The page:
Screening for Autism: There's an App for That

Posted on May 28, 2014



Most schools across the United States provide simple vision tests to their students - not to prescribe glasses, but to identify potential problems and recommend a trip to the optometrist. Researchers are now on the cusp of providing the same kind of service for autism.

Researchers at Duke University have developed software that tracks and records infants' activity during videotaped autism screening tests. Their results show that the program is as good at spotting behavioral markers of autism as experts giving the test themselves, and better than non-expert medical clinicians and students in training.

“We’re not trying to replace the experts,” said Jordan Hashemi, a graduate student in computer and electrical engineering at Duke. “We’re trying to transfer the knowledge of the relatively few autism experts available into classrooms and homes across the country. We want to give people tools they don’t currently have, because research has shown that early intervention can greatly impact the severity of the symptoms common in autism spectrum disorders.”

The study focused on three behavioral tests that can help identify autism in very young children.

In one test, an infant's attention is drawn to a toy being shaken on the left side and then redirected to a toy being shaken on the right side. Clinicians count how long it takes for the child’s attention to shift in response to the changing stimulus. The second test passes a toy across the infant's field of view and looks for any delay in the child tracking its motion. In the last test, a clinician rolls a ball to a child and looks for eye contact afterward - a sign of the child’s engagement with their play partner.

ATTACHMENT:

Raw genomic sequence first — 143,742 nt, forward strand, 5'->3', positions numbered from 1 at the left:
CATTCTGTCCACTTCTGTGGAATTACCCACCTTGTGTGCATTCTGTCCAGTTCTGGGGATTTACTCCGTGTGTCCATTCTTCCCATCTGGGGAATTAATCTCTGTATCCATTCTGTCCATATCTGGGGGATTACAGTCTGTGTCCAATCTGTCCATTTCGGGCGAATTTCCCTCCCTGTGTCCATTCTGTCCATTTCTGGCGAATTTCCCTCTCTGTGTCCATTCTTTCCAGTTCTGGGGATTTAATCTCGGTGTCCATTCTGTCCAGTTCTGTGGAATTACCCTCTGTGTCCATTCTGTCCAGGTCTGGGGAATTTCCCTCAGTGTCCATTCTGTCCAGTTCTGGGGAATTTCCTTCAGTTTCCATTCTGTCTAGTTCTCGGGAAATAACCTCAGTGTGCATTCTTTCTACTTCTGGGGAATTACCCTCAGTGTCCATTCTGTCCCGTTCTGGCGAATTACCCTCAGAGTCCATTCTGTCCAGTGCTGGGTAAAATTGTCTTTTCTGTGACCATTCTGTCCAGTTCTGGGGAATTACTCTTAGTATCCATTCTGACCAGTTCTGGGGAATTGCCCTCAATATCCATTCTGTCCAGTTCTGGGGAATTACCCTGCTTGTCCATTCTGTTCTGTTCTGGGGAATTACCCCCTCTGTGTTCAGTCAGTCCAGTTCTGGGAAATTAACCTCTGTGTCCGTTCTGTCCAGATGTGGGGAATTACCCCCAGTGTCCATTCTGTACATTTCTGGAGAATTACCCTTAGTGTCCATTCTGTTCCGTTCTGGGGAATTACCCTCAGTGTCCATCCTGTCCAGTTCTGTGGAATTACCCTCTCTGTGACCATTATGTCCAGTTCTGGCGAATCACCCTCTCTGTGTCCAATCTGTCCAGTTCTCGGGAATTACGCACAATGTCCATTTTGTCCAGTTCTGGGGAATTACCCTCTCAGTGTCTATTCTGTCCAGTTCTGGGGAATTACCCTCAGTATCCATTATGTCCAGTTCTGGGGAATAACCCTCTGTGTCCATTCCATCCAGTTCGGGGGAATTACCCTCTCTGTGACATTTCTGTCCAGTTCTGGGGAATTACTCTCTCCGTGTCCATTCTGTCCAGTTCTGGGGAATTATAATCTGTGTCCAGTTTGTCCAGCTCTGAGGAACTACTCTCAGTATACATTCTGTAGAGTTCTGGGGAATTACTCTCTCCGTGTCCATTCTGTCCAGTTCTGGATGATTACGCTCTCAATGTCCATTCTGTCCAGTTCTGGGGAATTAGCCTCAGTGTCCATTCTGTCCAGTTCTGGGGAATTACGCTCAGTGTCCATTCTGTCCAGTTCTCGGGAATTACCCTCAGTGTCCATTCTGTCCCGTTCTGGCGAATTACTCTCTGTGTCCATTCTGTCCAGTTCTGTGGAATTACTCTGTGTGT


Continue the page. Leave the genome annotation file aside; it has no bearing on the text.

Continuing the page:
In all of the tests, the person administering them isn't just controlling the stimulus, he or she is also counting how long it takes for the child to react - an imprecise science at best. The new program allows testers to forget about taking measurements while also providing more accuracy, recording reaction times down to tenths of a second.

"The great benefit of the video and software is for general practitioners who do not have the trained eye to look for subtle early warning signs of autism," said Amy Esler, an assistant professor of pediatrics and autism researcher at the University of Minnesota, who participated in some of the trials highlighted in the paper.

"The software has the potential to automatically analyze a child's eye gaze, walking patterns or motor behaviors for signs that are distinct from typical development," Esler said. "These signs would signal to doctors that they need to refer a family to a specialist for a more detailed evaluation."


Category(s):Autism spectrum disorders

Source material from Duke University


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